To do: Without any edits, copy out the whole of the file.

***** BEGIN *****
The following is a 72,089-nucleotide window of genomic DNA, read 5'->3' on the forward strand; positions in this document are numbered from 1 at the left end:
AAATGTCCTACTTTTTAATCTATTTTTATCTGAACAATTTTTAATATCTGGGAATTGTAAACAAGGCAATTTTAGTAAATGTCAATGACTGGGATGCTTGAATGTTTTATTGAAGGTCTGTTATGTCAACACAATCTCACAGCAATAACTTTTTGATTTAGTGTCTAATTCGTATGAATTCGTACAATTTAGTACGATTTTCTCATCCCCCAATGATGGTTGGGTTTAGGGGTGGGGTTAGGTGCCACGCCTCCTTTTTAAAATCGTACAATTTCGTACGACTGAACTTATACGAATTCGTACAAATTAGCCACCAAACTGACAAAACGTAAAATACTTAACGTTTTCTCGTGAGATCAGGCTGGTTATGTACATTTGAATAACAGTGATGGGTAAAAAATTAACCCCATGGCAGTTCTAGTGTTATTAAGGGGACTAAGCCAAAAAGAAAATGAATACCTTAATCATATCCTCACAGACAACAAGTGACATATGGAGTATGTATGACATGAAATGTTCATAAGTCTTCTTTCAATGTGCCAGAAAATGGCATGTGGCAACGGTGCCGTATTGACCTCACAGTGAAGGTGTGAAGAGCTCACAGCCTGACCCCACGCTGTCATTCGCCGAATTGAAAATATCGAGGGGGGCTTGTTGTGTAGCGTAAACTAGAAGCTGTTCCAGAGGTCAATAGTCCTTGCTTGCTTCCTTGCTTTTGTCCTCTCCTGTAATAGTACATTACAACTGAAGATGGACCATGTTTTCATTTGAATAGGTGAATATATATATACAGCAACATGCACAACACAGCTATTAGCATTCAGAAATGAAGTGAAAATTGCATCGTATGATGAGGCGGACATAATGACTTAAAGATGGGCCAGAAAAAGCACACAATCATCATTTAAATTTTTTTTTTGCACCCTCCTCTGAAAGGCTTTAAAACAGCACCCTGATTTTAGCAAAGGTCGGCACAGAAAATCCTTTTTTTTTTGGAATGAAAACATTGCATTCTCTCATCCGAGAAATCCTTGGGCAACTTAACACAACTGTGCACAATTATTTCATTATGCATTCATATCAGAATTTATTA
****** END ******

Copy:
The following is a 72,089-nucleotide window of genomic DNA, read 5'->3' on the forward strand; positions in this document are numbered from 1 at the left end:
AAATGTCCTACTTTTTAATCTATTTTTATCTGAACAATTTTTAATATCTGGGAATTGTAAACAAGGCAATTTTAGTAAATGTCAATGACTGGGATGCTTGAATGTTTTATTGAAGGTCTGTTATGTCAACACAATCTCACAGCAATAACTTTTTGATTTAGTGTCTAATTCGTATGAATTCGTACAATTTAGTACGATTTTCTCATCCCCCAATGATGGTTGGGTTTAGGGGTGGGGTTAGGTGCCACGCCTCCTTTTTAAAATCGTACAATTTCGTACGACTGAACTTATACGAATTCGTACAAATTAGCCACCAAACTGACAAAACGTAAAATACTTAACGTTTTCTCGTGAGATCAGGCTGGTTATGTACATTTGAATAACAGTGATGGGTAAAAAATTAACCCCATGGCAGTTCTAGTGTTATTAAGGGGACTAAGCCAAAAAGAAAATGAATACCTTAATCATATCCTCACAGACAACAAGTGACATATGGAGTATGTATGACATGAAATGTTCATAAGTCTTCTTTCAATGTGCCAGAAAATGGCATGTGGCAACGGTGCCGTATTGACCTCACAGTGAAGGTGTGAAGAGCTCACAGCCTGACCCCACGCTGTCATTCGCCGAATTGAAAATATCGAGGGGGGCTTGTTGTGTAGCGTAAACTAGAAGCTGTTCCAGAGGTCAATAGTCCTTGCTTGCTTCCTTGCTTTTGTCCTCTCCTGTAATAGTACATTACAACTGAAGATGGACCATGTTTTCATTTGAATAGGTGAATATATATATACAGCAACATGCACAACACAGCTATTAGCATTCAGAAATGAAGTGAAAATTGCATCGTATGATGAGGCGGACATAATGACTTAAAGATGGGCCAGAAAAAGCACACAATCATCATTTAAATTTTTTTTTTGCACCCTCCTCTGAAAGGCTTTAAAACAGCACCCTGATTTTAGCAAAGGTCGGCACAGAAAATCCTTTTTTTTTTGGAATGAAAACATTGCATTCTCTCATCCGAGAAATCCTTGGGCAACTTAACACAACTGTGCACAATTATTTCATTATGCATTCATATCAGAATTTATTA